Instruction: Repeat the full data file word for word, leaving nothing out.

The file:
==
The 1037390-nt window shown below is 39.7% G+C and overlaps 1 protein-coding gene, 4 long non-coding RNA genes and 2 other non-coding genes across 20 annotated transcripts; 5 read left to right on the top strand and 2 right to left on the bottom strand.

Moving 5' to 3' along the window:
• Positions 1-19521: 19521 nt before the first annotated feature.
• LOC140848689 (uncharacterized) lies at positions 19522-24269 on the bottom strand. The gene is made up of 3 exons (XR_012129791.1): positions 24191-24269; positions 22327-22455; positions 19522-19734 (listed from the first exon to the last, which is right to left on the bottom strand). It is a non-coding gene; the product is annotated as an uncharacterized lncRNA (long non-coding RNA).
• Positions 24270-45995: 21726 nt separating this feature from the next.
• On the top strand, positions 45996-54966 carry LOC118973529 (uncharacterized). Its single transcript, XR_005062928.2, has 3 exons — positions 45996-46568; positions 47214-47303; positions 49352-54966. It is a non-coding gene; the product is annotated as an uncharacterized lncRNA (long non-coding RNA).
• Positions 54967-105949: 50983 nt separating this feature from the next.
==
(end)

The 1037390-nt window shown below is 39.7% G+C and overlaps 1 protein-coding gene, 4 long non-coding RNA genes and 2 other non-coding genes across 20 annotated transcripts; 5 read left to right on the top strand and 2 right to left on the bottom strand.

Moving 5' to 3' along the window:
• Positions 1-19521: 19521 nt before the first annotated feature.
• LOC140848689 (uncharacterized) lies at positions 19522-24269 on the bottom strand. The gene is made up of 3 exons (XR_012129791.1): positions 24191-24269; positions 22327-22455; positions 19522-19734 (listed from the first exon to the last, which is right to left on the bottom strand). It is a non-coding gene; the product is annotated as an uncharacterized lncRNA (long non-coding RNA).
• Positions 24270-45995: 21726 nt separating this feature from the next.
• On the top strand, positions 45996-54966 carry LOC118973529 (uncharacterized). Its single transcript, XR_005062928.2, has 3 exons — positions 45996-46568; positions 47214-47303; positions 49352-54966. It is a non-coding gene; the product is annotated as an uncharacterized lncRNA (long non-coding RNA).
• Positions 54967-105949: 50983 nt separating this feature from the next.